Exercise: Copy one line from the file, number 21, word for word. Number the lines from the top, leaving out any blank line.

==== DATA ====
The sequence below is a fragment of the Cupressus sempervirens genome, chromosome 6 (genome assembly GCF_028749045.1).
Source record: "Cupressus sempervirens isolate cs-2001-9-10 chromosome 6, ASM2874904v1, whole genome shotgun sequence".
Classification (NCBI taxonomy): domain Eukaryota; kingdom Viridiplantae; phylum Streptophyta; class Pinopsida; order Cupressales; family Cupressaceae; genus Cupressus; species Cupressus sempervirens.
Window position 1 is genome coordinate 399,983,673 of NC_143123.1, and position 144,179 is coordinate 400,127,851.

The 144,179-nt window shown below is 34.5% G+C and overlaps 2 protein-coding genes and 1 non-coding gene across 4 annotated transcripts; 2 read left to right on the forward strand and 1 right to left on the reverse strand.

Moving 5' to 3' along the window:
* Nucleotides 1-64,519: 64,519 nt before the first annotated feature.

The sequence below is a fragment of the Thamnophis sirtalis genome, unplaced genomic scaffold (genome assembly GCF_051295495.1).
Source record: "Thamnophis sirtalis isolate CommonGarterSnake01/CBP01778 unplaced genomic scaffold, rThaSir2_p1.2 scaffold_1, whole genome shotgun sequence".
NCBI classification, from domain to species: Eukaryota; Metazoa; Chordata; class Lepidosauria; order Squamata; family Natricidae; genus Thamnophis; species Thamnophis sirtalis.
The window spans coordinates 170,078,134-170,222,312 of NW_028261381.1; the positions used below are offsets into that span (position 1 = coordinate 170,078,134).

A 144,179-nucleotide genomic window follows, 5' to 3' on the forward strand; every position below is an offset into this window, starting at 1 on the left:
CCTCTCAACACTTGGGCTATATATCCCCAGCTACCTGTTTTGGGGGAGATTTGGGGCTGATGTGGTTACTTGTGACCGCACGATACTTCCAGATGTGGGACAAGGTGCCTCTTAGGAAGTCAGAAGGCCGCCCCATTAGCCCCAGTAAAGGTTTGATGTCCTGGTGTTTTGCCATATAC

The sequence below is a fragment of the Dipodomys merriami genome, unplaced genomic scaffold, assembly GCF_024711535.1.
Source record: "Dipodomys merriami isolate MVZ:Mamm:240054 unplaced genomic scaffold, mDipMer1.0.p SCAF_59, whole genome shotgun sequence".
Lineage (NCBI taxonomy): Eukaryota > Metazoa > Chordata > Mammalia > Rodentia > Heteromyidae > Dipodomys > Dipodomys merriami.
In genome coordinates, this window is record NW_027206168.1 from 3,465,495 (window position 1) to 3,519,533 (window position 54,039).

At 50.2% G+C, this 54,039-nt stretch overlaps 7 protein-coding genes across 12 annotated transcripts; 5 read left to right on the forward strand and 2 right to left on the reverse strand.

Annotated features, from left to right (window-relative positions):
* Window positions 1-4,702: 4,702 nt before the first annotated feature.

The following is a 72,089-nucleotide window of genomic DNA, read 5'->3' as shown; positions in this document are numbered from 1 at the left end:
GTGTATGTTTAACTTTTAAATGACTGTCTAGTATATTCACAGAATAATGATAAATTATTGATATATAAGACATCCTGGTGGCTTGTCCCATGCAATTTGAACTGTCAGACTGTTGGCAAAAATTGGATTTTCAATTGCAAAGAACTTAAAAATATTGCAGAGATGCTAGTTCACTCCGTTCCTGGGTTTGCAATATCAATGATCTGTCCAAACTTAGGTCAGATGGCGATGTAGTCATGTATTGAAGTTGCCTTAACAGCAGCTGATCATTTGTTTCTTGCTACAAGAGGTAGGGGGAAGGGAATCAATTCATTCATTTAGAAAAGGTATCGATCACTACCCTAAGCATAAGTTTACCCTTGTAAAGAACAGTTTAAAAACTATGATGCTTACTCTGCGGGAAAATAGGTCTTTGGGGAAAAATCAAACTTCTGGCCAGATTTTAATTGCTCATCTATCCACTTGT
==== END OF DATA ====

The following is a 72,089-nucleotide window of genomic DNA, read 5'->3' as shown; positions in this document are numbered from 1 at the left end: